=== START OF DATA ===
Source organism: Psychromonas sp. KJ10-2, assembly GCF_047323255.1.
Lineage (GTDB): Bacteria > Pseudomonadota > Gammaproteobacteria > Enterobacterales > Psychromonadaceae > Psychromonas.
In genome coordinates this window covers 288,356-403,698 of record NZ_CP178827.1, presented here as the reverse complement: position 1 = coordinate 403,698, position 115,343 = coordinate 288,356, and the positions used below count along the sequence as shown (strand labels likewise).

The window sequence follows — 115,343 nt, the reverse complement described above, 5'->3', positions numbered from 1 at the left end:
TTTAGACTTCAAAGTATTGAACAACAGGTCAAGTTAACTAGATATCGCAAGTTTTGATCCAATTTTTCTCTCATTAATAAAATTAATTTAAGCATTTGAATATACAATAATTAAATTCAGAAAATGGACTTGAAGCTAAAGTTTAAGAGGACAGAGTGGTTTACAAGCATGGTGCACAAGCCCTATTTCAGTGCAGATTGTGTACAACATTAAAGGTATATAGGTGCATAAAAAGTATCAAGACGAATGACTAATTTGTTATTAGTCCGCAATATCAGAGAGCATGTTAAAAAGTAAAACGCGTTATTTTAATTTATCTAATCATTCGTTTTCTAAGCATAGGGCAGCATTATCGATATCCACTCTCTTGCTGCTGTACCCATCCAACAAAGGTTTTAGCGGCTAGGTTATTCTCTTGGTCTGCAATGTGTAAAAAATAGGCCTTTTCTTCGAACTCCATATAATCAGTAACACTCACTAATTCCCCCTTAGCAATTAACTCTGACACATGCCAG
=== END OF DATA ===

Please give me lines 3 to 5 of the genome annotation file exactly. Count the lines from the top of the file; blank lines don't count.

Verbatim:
In genome coordinates this window covers 288,356-403,698 of record NZ_CP178827.1, presented here as the reverse complement: position 1 = coordinate 403,698, position 115,343 = coordinate 288,356, and the positions used below count along the sequence as shown (strand labels likewise).

The window sequence follows — 115,343 nt, the reverse complement described above, 5'->3', positions numbered from 1 at the left end:
TTTAGACTTCAAAGTATTGAACAACAGGTCAAGTTAACTAGATATCGCAAGTTTTGATCCAATTTTTCTCTCATTAATAAAATTAATTTAAGCATTTGAATATACAATAATTAAATTCAGAAAATGGACTTGAAGCTAAAGTTTAAGAGGACAGAGTGGTTTACAAGCATGGTGCACAAGCCCTATTTCAGTGCAGATTGTGTACAACATTAAAGGTATATAGGTGCATAAAAAGTATCAAGACGAATGACTAATTTGTTATTAGTCCGCAATATCAGAGAGCATGTTAAAAAGTAAAACGCGTTATTTTAATTTATCTAATCATTCGTTTTCTAAGCATAGGGCAGCATTATCGATATCCACTCTCTTGCTGCTGTACCCATCCAACAAAGGTTTTAGCGGCTAGGTTATTCTCTTGGTCTGCAATGTGTAAAAAATAGGCCTTTTCTTCGAACTCCATATAATCAGTAACACTCACTAATTCCCCCTTAGCAATTAACTCTGACACATGCCAG